Lower East Side
Designers, writers, artists, musicians, and (gulp!) professionals continue to supplant the pickle purveyors, heroin dealers, and rent-controlled lifers of yester-year. Funky shops, bars, and restaurants radiate from Ludlow and Orchard Streets, and Clinton Street is now a downtown destination for foodies.
Once characterized by tenements and pushcarts, Orchard Street gained its flavor more than 200 years ago, as families squeezed into cramped buildings that filled lower Manhattan. Industrious immigrants became the Lower East Side's first business owners. Selling their wares from potato sacks to thousands of local shoppers, successful business owners soon expanded their inventory and bought pushcarts -- and eventually storefronts -- to make Orchard Street one of the busiest commercial districts in the world and the neighborhood a cultural mecca. Over a century after hardworking immigrant families first crowded the tenements of Orchard Street, visitors from around the world are rediscovering the historic neighborhood and finding new surprises -- all while absorbing the amazing history that characterizes the area.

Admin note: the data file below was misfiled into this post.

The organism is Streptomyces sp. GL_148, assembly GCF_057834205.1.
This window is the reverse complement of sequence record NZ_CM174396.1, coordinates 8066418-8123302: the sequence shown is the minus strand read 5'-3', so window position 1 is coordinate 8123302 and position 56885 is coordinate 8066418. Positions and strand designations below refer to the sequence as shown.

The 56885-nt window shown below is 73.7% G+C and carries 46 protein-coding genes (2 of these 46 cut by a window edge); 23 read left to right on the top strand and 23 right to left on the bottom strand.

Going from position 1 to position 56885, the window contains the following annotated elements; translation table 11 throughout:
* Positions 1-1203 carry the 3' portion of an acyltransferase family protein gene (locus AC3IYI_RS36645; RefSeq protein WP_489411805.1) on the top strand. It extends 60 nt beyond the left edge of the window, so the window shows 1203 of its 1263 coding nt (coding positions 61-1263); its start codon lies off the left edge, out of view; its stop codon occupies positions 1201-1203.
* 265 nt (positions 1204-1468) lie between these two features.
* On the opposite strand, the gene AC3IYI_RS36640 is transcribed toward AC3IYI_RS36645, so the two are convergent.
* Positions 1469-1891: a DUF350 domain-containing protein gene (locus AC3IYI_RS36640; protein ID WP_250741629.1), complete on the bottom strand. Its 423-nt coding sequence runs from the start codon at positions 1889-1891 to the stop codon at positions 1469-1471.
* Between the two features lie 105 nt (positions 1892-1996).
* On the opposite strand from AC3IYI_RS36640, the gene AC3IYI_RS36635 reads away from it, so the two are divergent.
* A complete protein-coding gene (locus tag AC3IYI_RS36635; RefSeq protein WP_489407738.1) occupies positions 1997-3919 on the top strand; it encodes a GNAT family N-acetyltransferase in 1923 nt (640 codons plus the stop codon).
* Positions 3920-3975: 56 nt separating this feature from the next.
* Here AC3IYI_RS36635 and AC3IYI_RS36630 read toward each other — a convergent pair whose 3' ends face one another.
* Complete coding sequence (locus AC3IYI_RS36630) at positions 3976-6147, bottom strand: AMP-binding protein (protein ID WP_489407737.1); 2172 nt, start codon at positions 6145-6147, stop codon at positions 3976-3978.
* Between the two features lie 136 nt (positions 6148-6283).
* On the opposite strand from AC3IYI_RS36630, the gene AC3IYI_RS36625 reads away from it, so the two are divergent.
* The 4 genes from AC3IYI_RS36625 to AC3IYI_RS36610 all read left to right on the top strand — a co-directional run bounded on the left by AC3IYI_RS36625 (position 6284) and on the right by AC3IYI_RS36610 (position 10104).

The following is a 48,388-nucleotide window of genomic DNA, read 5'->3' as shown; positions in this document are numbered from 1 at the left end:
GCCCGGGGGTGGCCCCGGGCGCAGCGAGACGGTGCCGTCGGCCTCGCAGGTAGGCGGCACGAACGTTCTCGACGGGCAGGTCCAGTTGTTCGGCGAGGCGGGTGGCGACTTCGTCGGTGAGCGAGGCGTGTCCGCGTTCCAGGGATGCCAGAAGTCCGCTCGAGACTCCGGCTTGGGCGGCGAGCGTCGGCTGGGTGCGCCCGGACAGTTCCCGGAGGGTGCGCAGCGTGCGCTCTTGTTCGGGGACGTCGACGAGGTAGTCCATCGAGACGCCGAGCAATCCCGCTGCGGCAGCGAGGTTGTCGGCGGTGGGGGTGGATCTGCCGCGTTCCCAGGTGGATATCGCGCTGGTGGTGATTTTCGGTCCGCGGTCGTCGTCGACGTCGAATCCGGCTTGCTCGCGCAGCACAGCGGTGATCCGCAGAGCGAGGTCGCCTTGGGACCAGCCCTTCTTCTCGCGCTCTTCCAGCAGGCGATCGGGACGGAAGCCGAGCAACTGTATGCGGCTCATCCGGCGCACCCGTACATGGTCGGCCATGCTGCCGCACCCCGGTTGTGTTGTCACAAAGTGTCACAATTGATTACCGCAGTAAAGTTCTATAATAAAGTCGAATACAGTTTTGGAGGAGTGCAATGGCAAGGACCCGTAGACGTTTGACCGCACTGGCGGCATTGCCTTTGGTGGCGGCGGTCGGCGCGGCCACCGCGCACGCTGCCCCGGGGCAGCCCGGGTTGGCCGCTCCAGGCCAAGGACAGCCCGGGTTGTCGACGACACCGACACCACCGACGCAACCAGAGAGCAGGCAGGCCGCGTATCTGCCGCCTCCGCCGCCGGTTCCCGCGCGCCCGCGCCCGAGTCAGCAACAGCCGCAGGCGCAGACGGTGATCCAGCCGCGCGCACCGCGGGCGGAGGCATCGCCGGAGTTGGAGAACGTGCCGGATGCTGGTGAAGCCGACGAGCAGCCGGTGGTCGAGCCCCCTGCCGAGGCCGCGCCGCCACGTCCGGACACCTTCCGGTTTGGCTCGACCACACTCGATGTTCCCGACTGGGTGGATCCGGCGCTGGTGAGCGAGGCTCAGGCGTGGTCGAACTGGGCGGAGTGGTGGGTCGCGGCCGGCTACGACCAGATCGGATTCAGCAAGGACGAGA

What's Next? Condo developments are hitting the market on every corner. As the price per square foot continues to increase, so does the average resident's annual income. As this cycle of real estate continues throughout the Lower East Side, retail stores are beginning to cater to more affluent residents, and the quality of living across the board will, certainly appreciate relative to the real estate values in the next five to ten years. Old tenements will continue to be converted and renovated, and retail rents will appreciate, bringing in Starbucks, Four Star restaurants, dance clubs, and boutique shopping. The Lower East Side is poised for further gentrification.
Lower East Side Buildings